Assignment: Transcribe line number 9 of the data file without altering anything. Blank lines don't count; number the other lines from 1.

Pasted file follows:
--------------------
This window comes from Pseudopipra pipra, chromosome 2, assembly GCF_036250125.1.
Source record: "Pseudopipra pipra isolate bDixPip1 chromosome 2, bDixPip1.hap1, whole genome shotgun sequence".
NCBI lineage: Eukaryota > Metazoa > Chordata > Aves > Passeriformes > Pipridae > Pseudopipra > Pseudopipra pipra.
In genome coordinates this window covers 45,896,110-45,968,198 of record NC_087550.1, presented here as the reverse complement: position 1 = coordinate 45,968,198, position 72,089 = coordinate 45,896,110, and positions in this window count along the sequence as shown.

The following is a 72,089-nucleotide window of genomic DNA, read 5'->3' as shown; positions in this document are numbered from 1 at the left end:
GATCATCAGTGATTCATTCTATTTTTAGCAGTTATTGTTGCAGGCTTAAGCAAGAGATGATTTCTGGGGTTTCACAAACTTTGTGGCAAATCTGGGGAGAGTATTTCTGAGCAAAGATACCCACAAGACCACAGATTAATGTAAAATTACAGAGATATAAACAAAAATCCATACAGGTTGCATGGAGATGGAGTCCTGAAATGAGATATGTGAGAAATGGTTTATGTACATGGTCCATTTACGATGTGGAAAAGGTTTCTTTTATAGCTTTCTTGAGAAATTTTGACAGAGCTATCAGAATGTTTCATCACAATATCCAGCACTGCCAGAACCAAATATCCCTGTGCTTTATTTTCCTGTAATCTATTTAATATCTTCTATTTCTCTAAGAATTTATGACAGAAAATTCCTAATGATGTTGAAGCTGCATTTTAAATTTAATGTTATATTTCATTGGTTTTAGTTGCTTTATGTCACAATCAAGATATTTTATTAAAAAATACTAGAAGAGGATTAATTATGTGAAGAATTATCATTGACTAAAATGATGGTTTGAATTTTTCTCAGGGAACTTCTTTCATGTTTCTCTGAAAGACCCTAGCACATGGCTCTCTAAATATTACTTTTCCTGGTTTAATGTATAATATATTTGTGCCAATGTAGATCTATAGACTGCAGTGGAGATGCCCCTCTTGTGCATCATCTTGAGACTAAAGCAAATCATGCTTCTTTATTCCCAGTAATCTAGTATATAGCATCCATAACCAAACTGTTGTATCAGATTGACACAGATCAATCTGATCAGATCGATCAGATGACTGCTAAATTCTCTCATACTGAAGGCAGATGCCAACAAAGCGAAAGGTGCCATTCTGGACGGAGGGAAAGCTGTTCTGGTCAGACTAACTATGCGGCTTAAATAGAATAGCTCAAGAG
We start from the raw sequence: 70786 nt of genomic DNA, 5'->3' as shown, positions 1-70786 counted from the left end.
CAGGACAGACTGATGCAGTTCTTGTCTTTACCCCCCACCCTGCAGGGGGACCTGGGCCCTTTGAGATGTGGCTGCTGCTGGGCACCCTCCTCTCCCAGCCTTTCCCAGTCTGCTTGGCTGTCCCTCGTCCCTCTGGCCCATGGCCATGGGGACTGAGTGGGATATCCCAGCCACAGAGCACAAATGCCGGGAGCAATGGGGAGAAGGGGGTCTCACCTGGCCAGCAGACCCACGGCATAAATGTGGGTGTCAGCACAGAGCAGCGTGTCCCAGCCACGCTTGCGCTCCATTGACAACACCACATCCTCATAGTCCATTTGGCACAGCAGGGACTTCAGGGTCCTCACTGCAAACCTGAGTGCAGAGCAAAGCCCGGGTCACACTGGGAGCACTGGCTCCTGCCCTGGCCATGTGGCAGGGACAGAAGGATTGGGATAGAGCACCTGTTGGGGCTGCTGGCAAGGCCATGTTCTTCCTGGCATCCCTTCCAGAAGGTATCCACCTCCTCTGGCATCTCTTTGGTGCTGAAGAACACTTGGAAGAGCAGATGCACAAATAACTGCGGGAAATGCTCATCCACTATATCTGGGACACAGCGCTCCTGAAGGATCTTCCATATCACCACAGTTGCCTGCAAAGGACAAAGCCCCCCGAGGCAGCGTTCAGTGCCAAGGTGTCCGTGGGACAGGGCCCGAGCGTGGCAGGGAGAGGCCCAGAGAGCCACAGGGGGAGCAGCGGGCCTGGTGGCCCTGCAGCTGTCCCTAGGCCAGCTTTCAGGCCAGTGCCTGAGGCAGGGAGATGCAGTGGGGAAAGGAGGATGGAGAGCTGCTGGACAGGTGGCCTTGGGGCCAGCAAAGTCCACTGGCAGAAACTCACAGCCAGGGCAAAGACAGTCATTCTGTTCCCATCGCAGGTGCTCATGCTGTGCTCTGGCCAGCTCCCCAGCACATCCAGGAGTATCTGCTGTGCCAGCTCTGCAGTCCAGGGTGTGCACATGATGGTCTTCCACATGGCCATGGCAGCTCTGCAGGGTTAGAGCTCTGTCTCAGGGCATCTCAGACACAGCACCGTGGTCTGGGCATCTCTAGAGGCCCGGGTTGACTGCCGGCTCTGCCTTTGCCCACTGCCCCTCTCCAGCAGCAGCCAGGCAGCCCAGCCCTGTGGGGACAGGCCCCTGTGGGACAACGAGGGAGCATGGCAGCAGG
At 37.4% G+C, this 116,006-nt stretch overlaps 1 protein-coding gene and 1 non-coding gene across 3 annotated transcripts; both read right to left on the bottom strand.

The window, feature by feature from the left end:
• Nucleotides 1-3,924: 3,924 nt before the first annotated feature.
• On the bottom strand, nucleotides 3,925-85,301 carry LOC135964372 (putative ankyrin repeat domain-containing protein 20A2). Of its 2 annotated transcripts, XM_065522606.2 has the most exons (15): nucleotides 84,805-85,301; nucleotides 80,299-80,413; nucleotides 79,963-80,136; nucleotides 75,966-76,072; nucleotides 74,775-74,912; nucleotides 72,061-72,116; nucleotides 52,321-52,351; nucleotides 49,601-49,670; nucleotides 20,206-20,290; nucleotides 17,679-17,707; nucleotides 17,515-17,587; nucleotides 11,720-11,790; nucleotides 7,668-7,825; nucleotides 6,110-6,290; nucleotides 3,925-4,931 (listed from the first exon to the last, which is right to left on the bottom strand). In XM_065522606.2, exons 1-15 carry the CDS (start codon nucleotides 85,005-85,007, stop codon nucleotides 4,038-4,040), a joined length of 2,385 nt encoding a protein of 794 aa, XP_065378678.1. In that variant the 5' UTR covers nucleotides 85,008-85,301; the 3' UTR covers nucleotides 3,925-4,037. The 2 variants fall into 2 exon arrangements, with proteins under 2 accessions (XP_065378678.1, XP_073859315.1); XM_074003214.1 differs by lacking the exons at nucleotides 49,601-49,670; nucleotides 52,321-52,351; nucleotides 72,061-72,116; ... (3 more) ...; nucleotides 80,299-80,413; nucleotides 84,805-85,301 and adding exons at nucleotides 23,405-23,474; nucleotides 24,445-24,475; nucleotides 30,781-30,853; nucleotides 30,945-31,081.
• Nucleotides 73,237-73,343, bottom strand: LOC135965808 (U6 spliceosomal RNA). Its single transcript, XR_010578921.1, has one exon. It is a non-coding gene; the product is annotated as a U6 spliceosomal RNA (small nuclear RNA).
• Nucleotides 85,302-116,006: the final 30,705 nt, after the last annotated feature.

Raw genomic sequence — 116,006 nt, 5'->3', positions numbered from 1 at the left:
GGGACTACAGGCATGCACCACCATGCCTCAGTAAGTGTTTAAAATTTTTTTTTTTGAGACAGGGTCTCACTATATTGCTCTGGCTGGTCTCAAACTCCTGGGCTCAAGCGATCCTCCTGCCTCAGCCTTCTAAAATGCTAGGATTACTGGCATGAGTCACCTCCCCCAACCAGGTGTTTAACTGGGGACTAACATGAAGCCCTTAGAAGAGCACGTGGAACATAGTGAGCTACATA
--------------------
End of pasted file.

At 37.4% G+C, this 116,006-nt stretch overlaps 1 protein-coding gene and 1 non-coding gene across 3 annotated transcripts; both read right to left on the bottom strand.